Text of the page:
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Pushing the Limits (6 posts)

  1. Taylor Dewey
    Member
    Posted 4 years ago #

    I wanted to share two sites that I've created recently which push the CMS and design capabilities of WordPress.

    The first is my site: http:/tddewey.com

    • It uses a slide down panel for instance access to recent tweets, facebook updates, as well as site content (photographs and design). I can set any particular post or page to be "featured" and it will show up in the center area of this drop down.
    • The photography page pulls in photography from Flickr and displays it at a large resolution.
    • The design portfolio uses WordPress pages to function. The main portfolio page (the grid of images) is a custom loop.
    • The other internal pages are also WordPress pages that have been highly styled
    • The entire site is connected up to Facebook, using WP Facebook Connect by Adam Hupp

    The second site (http://888artfest.com), which was built for a client, looks more like a typical WordPress site, but has some more discreet features:

    • Each of the tabs across the top ends up having it's own color and header graphic which aids in navigation across the site
    • "Our Events" is a custom loop that pulls from specific posts marked as ArtFest events.
    • Similarly, "past ArtFest shows" goes to a template with a custom loop
    • Art Shows, Artists, Musicians, and Authors are all directories. The information is pulled from custom field data for each page then sorted into tables using javascript.
    • These tables can also be used to list and link the individual artists that are participating in a particular show

    I look forward to WordPress 3.0's custom post type GUI -- I can see having a post-type for "artist" or "author" and making all this work significantly easier!

  2. ericdaams
    Member
    Posted 4 years ago #

    Hey Taylor,

    That's one very funky portfolio site you've created. Great work! I love the use of images through the site; really nice touch.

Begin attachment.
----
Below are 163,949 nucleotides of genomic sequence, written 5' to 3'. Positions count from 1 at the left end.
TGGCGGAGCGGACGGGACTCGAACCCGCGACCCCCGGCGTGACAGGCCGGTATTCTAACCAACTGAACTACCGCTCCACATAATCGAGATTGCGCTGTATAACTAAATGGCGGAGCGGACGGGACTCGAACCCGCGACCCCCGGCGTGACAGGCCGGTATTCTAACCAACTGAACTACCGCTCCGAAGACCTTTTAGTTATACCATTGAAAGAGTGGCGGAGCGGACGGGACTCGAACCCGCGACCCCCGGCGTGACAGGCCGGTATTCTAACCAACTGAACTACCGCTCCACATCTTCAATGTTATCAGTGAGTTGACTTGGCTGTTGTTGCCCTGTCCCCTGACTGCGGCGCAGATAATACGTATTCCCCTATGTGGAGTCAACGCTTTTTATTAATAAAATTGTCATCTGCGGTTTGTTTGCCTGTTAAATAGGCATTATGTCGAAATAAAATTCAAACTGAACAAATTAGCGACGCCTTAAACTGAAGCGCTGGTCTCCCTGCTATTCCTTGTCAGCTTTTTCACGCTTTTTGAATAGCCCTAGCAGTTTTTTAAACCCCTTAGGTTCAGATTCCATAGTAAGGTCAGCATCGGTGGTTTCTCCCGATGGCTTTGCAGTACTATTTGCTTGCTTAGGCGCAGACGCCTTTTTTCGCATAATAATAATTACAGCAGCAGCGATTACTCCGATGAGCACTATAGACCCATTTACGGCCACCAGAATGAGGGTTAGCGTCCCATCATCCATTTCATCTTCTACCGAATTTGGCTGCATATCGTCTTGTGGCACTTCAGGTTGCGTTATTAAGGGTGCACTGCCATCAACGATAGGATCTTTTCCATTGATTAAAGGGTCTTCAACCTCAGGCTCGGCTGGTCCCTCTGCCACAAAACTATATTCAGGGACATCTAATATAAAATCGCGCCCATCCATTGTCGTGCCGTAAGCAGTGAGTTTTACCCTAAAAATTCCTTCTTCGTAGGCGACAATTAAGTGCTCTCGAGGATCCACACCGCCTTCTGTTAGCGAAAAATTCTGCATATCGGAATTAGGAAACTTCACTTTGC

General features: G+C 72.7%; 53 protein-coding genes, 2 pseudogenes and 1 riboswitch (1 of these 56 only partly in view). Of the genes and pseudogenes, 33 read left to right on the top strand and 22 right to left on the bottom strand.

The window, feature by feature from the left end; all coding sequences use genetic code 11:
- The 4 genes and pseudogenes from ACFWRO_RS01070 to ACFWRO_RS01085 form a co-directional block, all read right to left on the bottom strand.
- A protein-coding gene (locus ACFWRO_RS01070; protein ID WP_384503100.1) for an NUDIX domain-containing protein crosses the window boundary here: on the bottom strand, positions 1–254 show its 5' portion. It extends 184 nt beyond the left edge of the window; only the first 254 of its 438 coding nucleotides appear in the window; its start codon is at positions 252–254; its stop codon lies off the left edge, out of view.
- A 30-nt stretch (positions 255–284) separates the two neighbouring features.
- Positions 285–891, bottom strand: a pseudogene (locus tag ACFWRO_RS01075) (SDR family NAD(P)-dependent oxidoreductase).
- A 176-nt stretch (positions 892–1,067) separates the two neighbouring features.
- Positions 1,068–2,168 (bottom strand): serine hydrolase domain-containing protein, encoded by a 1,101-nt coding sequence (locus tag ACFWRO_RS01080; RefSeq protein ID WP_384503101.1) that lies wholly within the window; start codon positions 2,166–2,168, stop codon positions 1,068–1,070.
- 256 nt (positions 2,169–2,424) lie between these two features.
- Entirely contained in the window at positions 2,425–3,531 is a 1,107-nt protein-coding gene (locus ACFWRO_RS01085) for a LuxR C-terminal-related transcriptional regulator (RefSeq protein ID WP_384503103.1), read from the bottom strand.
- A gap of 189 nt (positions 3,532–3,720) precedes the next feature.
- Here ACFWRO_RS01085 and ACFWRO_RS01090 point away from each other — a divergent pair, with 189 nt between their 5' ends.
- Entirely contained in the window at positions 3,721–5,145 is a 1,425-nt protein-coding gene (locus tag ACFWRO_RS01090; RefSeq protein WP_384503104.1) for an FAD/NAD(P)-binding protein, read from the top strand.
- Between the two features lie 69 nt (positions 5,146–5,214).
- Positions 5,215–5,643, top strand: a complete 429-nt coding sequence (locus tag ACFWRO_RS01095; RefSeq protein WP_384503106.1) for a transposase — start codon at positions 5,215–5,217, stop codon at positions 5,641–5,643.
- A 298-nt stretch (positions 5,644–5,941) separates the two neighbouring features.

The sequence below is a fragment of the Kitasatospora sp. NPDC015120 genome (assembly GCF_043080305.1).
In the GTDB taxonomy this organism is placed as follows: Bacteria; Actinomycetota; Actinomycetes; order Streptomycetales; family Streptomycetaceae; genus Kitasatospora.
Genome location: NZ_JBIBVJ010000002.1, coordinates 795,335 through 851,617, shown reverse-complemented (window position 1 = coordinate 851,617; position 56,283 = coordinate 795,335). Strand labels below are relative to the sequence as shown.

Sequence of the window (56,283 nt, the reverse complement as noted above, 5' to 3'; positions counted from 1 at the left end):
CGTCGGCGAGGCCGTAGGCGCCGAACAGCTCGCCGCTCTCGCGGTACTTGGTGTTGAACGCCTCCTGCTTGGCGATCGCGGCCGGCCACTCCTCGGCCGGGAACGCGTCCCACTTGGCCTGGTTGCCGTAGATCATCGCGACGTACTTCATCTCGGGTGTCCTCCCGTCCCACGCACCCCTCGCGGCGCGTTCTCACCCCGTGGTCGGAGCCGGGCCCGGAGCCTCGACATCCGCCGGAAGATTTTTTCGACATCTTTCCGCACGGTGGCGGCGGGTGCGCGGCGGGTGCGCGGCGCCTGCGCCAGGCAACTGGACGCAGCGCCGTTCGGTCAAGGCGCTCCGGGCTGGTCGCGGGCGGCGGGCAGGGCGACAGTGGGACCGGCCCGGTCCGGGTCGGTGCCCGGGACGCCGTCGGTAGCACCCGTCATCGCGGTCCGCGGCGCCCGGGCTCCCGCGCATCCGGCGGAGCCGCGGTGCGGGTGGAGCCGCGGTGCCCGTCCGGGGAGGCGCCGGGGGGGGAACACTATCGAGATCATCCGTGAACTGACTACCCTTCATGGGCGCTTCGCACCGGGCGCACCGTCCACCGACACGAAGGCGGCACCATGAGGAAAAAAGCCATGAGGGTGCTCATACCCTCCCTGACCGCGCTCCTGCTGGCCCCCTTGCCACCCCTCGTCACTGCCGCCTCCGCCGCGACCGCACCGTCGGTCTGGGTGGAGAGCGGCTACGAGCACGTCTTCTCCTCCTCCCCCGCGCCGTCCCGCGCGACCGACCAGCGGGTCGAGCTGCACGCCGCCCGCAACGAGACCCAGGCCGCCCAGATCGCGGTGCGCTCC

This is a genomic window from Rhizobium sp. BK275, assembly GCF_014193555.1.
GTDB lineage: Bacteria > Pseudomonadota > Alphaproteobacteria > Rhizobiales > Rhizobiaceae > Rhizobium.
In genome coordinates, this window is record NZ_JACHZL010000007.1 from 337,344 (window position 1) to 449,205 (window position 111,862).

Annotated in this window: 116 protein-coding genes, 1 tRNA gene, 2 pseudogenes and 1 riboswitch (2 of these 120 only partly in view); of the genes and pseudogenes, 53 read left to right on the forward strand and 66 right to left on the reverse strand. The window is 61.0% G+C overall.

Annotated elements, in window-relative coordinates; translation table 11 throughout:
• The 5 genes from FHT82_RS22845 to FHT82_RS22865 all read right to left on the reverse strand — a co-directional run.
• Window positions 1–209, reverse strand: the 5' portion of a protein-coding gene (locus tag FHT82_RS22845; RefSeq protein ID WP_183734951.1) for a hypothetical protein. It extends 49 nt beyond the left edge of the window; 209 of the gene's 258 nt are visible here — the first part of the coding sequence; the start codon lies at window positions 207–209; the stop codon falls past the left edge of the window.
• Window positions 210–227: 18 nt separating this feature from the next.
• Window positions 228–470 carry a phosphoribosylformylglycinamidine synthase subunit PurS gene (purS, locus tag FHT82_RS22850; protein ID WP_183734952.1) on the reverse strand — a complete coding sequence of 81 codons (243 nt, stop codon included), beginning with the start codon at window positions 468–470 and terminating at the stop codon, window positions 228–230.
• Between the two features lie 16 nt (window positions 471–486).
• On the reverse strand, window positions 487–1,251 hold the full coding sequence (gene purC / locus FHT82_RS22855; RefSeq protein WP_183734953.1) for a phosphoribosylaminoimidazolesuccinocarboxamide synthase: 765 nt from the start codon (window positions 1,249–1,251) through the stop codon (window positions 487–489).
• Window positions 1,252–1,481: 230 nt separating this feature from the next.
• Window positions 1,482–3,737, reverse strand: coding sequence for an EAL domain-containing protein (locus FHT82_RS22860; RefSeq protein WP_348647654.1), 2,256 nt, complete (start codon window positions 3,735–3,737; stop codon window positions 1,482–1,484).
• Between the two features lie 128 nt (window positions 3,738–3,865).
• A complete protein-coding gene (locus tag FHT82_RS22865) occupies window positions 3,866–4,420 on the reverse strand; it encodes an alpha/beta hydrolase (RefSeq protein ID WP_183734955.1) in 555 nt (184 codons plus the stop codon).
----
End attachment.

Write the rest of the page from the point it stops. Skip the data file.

I guess the only question is how well the site works for people without Javascript? If you're likely to get clients who don't have Javascript, that might be a problem... if not, then I probably wouldn't worry about that.

    Eric

  3. Taylor Dewey
    Member
    Posted 4 years ago #

    @ericdaams: I would imagine that people who turn javascript off are more power users and will know, to some extent, what they're missing in terms of UX. On my site, you can still get around just fine, the biggest things missing are the labels on the navigation don't show up so it's somewhat of a guess as to what's on the other side (if you've never visited before) and the preview panel is unable to roll up or down. It's fixed in the "down" position on the front page (which is fine, there's no valuable content behind it) and stuck "up" on interior pages.

    Thanks for checking it out!

  4. malgordon
    Member
    Posted 4 years ago #

    nice sites, well done indeed.

    Keep pushing those boundaries.

  5. Darrell Schauss
    Member
    Posted 4 years ago #

    tddewey.com is difficult to navigate the top buttons. If Im scanning left to right the word pops up for the item and covers the next one so i can't hover to the next menu item.

  6. dragonsjaw
    Member
    Posted 4 years ago #

    wow nice work..love to see wordpress out of its natural state

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